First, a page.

In December, audiences are inundated with holiday-themed movies as well as films that may seem relevant this time of year because they want to be inspirational. In a veritable smorgasbord of advanced screening opportunities, I have seen Charlotte's Web and The Pursuit of Happyness, and should see We Are Marshall and Rocky Balboa later this week.
Charlotte's Web is the latest from Walden Media (addressed here), a production company that specializes in mass-appeal family films based on beloved children's books. Truth be told, it's a better niche than the current horror/torture genre, if less profitable.
If you know the story, you know the movie: Fern (Dakota Fanning) talks to the animals, and they talk back, but only to each other. Charlotte (Julia Roberts) plays a web designer who, with the help of bottom-feeder Templeton (Steve Buscemi), helps Wilbur (some kid) sustain his long-term future in pork bellies. I found the movie positive and charming, though not particularly inspirational, so I entertained myself by identifying the voiceover actors.
The Pursuit of Happyness deals with an adult male's second greatest nightmare*: being a financial failure unable to provide for his family, despite his best efforts. This theme is also addressed in The Bicycle Thief and Children of Heaven, two much better films.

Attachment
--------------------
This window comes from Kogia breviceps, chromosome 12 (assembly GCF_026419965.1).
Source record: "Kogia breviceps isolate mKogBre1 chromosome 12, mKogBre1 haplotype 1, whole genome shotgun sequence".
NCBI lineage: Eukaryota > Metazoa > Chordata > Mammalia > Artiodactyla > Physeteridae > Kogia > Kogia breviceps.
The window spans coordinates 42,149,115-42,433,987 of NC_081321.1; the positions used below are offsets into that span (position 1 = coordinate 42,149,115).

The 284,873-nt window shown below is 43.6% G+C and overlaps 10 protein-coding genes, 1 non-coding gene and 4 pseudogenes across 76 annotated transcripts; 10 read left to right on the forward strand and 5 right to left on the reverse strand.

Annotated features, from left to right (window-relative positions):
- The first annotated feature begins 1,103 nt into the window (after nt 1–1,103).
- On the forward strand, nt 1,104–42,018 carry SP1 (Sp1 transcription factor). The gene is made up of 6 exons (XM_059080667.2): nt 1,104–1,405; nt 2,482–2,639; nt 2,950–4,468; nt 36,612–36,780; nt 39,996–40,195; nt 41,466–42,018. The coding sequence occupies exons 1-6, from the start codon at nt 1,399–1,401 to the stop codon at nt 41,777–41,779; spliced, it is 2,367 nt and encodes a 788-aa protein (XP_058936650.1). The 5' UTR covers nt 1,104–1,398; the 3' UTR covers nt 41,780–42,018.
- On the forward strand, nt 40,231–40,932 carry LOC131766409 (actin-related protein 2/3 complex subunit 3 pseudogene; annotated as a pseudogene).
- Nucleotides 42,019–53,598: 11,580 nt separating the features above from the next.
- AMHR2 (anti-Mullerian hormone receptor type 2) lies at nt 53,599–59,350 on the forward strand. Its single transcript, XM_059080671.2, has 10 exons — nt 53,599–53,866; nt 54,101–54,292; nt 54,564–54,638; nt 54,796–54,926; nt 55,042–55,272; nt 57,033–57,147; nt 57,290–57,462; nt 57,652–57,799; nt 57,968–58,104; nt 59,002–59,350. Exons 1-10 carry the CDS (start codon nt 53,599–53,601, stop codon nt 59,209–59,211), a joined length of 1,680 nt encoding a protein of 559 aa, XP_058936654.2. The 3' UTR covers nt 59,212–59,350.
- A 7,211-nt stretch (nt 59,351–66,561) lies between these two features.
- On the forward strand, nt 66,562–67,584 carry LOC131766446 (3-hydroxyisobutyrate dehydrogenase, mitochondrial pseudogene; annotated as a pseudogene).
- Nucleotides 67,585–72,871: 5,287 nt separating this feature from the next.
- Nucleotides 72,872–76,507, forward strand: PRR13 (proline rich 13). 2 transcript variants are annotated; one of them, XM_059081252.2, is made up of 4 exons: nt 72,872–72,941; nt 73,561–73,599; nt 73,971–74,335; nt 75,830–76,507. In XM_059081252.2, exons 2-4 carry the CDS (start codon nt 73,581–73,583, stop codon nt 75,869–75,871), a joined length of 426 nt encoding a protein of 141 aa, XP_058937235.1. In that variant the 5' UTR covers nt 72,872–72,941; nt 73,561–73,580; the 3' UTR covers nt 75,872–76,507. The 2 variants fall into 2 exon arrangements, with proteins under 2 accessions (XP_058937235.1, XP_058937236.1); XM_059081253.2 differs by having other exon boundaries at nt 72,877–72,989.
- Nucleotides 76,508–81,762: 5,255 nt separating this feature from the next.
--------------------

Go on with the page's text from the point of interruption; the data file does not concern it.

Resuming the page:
It's San Francisco in 1981, and Chris Gardner (Will Smith) has the world's worst salesman job, one that puts him dangerously in debt and out of the good graces of his wife (Thandie Newton), who radiates negativity. Circumstances worsen, and soon Chris gambles his present on a future as a stockbroker, as he and his son (Jaden Smith) face a transient existence without the comforts of home.
This film is at least 95 percent depressing. It only feels uplifting because you're desperate for the happy ending sure to come. Then you can either forget all the turmoil that created that desperation, or recall it as you determine, on balance, whether the whole experience was worthwhile. Here, it was not. The true story, which probably was inspirational, does not translate. Why does Chris want to be a stockbroker? We're not told. If the lesson is to follow a dream, then provide more than a vague motivation.
It's also karmically imbalanced. Chris gets a second chance for each time that he is wronged, but we're denied the opportunity to see some sort of epilogue when he repays the kindness others have shown him. For a movie that already seemed long and exhausting, the eventual payoff was cut short.
*If you're wondering, the #1 nightmare is addressed in Deliverance.